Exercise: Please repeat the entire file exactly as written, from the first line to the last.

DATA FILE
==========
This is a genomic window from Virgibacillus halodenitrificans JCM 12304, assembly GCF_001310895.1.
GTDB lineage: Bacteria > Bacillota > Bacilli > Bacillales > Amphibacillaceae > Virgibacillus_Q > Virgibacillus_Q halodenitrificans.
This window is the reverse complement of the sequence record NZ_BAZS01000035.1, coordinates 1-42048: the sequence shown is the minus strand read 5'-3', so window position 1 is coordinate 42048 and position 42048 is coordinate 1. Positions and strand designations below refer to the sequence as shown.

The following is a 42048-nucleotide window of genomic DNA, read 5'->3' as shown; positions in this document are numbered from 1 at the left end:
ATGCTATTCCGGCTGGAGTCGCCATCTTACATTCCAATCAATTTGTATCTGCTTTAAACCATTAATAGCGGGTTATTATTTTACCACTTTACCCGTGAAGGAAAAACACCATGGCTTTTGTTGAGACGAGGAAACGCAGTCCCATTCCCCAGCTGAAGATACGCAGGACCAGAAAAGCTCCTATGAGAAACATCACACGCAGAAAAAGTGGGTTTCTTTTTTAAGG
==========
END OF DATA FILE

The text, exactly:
This is a genomic window from Virgibacillus halodenitrificans JCM 12304, assembly GCF_001310895.1.
GTDB lineage: Bacteria > Bacillota > Bacilli > Bacillales > Amphibacillaceae > Virgibacillus_Q > Virgibacillus_Q halodenitrificans.
This window is the reverse complement of the sequence record NZ_BAZS01000035.1, coordinates 1-42048: the sequence shown is the minus strand read 5'-3', so window position 1 is coordinate 42048 and position 42048 is coordinate 1. Positions and strand designations below refer to the sequence as shown.

The following is a 42048-nucleotide window of genomic DNA, read 5'->3' as shown; positions in this document are numbered from 1 at the left end:
ATGCTATTCCGGCTGGAGTCGCCATCTTACATTCCAATCAATTTGTATCTGCTTTAAACCATTAATAGCGGGTTATTATTTTACCACTTTACCCGTGAAGGAAAAACACCATGGCTTTTGTTGAGACGAGGAAACGCAGTCCCATTCCCCAGCTGAAGATACGCAGGACCAGAAAAGCTCCTATGAGAAACATCACACGCAGAAAAAGTGGGTTTCTTTTTTAAGG